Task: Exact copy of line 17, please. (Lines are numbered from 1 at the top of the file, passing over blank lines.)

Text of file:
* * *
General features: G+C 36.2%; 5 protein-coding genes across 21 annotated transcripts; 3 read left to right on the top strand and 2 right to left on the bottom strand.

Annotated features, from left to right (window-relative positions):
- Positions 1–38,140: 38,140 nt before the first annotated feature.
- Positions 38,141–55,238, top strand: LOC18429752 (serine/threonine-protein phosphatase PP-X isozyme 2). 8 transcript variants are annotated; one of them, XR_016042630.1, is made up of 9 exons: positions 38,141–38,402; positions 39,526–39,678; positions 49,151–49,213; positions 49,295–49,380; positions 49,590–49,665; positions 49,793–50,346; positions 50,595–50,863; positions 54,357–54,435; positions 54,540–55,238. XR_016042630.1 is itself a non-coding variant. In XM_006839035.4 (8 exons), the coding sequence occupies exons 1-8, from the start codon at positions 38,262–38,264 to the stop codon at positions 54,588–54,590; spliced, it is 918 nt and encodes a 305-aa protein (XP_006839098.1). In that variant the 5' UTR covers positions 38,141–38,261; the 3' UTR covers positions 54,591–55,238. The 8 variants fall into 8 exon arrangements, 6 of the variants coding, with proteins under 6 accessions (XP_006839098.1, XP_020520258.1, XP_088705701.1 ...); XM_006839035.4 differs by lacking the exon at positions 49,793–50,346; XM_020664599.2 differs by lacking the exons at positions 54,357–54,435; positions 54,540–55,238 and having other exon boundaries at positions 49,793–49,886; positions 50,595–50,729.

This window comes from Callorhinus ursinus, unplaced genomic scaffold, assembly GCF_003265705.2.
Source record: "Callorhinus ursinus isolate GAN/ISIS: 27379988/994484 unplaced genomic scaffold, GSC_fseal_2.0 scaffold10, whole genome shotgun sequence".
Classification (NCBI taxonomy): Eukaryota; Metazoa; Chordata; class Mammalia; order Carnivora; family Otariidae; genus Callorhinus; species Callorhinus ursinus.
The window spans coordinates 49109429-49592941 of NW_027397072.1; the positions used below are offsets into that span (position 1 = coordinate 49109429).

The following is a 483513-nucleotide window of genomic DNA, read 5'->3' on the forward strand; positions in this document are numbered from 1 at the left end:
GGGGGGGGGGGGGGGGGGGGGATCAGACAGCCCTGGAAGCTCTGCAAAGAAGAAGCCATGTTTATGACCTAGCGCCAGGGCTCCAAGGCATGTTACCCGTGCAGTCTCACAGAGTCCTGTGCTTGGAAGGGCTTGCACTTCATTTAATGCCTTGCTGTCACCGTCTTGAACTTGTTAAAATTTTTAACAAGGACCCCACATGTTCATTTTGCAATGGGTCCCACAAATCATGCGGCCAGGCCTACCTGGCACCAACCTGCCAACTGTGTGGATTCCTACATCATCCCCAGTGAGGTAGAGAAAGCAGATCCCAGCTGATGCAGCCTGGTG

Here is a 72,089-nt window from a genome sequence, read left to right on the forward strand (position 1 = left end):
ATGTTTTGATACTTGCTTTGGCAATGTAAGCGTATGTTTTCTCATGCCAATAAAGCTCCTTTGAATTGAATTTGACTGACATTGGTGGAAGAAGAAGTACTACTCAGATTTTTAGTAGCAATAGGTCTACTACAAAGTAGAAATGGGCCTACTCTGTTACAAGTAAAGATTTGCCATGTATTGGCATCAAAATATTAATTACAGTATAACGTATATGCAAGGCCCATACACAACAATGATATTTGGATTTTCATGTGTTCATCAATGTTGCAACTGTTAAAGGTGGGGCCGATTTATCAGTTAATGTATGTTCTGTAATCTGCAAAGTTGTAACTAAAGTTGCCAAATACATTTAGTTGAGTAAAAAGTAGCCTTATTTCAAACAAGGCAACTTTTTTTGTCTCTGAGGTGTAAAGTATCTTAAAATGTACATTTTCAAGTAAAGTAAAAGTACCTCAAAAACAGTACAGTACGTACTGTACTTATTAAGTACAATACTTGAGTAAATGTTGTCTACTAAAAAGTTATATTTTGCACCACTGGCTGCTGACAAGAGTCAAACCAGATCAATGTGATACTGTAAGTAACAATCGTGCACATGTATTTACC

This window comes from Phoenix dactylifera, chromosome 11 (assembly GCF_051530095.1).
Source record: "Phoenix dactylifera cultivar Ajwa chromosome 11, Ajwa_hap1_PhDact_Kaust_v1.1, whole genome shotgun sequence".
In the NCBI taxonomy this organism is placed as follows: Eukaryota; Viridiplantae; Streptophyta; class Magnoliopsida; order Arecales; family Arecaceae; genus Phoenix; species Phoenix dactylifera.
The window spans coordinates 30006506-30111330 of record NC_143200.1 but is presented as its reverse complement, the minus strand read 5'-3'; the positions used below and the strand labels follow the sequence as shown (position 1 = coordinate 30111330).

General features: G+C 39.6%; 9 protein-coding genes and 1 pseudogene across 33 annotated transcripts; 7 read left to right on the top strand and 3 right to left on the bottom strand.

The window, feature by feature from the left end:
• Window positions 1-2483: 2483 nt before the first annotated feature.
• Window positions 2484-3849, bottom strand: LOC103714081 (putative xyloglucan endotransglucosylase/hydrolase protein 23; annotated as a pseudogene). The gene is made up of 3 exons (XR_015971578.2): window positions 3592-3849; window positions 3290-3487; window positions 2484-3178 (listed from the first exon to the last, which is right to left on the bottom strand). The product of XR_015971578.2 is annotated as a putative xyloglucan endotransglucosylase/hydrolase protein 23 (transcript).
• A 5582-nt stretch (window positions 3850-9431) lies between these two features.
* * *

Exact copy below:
General features: G+C 39.6%; 9 protein-coding genes and 1 pseudogene across 33 annotated transcripts; 7 read left to right on the top strand and 3 right to left on the bottom strand.